A Harvard startup’s quest to reinvent processed and unhealthy delivery food

Claire Spackman, CEO of Harvard Innovation Lab startup prettychill, at Flour Bakery Cafe in Harvard Square on March 29, 2019, for an interview with BU News Service. (Photo by Jennifer Suryadjaja/BU News Service)

By Jennifer Suryadjaja
BU News Service

CAMBRIDGE — A busy schedule is often the easy excuse to eating out. The Harvard-based startup Prettychill wants their customers to stop finding excuses.

Donning a black and white long-sleeved striped shirt, Claire Spackman, founder and CEO of Prettychill, sat upright with her pastel pink bubble jacket hung on the back of the grey chair. The rainy weather did not dampen her spirits as she talked about her startup with BU News Service at a bakery in Harvard Square.

Spackman said she created her startup in summer 2018 to help others eat a healthy meal by delivering fresh, ready-to-eat meals. Though still at the ideation phase, Spackman said Prettychill will launch at the start of summer 2019.

Growing up as a professional athlete in Hong Kong, Spackman developed a habit of healthy and conscious eating since she was a young child. She also wanted to start a company but did not know what. Until now.

As a senior at Harvard University studying psychology, Spackman said she juggles her startup, schoolwork and personal life. At times, Spackman said, professionals wouldn’t treat her seriously in her quest for partnerships and collaborations, as she is still a student.

“Every morning and every evening,” Spackman said, “I make sure I go through emails religiously.”

To focus and understand the business world better, she enrolled in a class titled “Social Entrepreneurship” at the Harvard Innovation Lab, or Harvard iLab, an innovation and entrepreneurship program that houses student-run startups at Harvard in a coworking space in Allston. Then came Prettychill, the brainchild of Spackman’s creativity brought to life.

Prettychill operates out of the the iLab, a brightly lit space for current students at Harvard. Spackman’s team doesn’t occupy set tables, and she said she enjoys having the mobility and flexibility of moving around the open space.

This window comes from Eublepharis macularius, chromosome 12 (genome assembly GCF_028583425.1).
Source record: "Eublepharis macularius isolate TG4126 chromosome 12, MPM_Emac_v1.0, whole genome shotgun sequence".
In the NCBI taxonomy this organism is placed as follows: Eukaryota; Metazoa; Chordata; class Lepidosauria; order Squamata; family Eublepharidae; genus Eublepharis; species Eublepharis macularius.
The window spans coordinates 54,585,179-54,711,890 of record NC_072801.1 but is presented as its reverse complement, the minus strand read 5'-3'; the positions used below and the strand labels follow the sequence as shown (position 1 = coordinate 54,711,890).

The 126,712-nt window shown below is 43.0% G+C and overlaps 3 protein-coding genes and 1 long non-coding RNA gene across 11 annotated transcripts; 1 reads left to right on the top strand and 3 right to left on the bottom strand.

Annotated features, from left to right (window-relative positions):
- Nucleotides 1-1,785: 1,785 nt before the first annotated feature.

Another consideration that pops up with launching a startup are financial challenges. Although Prettychill has received interest from other investors, the company is bootstrapping, which means that the company’s employees are using their own money to finance and operate Prettychill. Spackman said the company does not want to “raise funding until we absolutely have to.”

The team works with professional chefs and are aiming to testing their products at the America’s Test Kitchen, a company that experiments with ingredients and tests cookwares. The other people who make up Prettychill are food scientists, nutritionists and interns. They work hand-in-hand to create healthy dishes that focuses on the diversity of ethnic cuisines. At least three of their meals will be cauliflower rice-based.

Spackman said supply chain is the hardest part. Prettychill is trying to source all of its ingredients locally. However, it is not an easy task as different ingredients are sourced from different distributors or farmers.

The unique aspects of Prettychill meals are that each meal contains less than 10 ingredients and provides approximately 300 calories. Spackman said that the amount of calories is similar to that of typical protein bars, so customers can feel as if they are eating a full meal instead of merely snacking.

“There’s a huge consumer shift going on where people are moving away from having three giant meals a day to having six smaller meals and snacking, which I do all the time,” said Spackman.

Once ordering the food online, the food will come with ice packs to keep it fresh and customers can microwave their meal for two minutes.

The “chill” in Prettychill nods to the frozen food products, Spackman said. As for “pretty,” Spackman said having their target demographic as women fits into the scene perfectly. She said she was looking up company names that were “flowery” and “overly dramatic” before the words “pretty” and “chill” rang in her mind.

“I was just talking to my mum and she was like, why don’t we just do something super simple? Look at Facebook, it’s just the words face and book,” said Spackman. “And I went yeah let’s do a pretty chill thing.”

Although currently targeting the niche audience of women only, Prettychill also hopes to expand their target a bigger population, such as the general college students, mums, office workers and the health-conscious.

“Our goal is to introduce a new lifestyle of eating, so not just another food delivery company but we want to create a white space market,” said Spackman.

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